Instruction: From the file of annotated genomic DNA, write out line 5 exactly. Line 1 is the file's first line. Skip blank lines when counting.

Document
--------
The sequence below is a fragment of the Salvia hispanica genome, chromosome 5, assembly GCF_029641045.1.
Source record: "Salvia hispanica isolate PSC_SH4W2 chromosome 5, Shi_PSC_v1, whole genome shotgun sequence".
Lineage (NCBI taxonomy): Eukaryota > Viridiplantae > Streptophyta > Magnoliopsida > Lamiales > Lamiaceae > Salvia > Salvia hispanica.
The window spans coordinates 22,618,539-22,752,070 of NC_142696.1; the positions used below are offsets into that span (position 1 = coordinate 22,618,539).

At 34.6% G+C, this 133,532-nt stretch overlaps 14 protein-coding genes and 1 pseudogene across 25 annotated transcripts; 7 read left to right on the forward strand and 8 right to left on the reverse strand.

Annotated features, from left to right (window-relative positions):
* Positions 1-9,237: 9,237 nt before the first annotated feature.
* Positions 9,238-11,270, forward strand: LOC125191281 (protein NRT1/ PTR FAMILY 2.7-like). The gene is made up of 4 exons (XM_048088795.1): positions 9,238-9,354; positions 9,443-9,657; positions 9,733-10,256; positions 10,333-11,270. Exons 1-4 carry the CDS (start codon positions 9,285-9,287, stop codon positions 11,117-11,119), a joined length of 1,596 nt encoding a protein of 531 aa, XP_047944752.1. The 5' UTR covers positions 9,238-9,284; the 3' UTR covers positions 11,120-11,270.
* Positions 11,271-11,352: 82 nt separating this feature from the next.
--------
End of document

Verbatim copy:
At 34.6% G+C, this 133,532-nt stretch overlaps 14 protein-coding genes and 1 pseudogene across 25 annotated transcripts; 7 read left to right on the forward strand and 8 right to left on the reverse strand.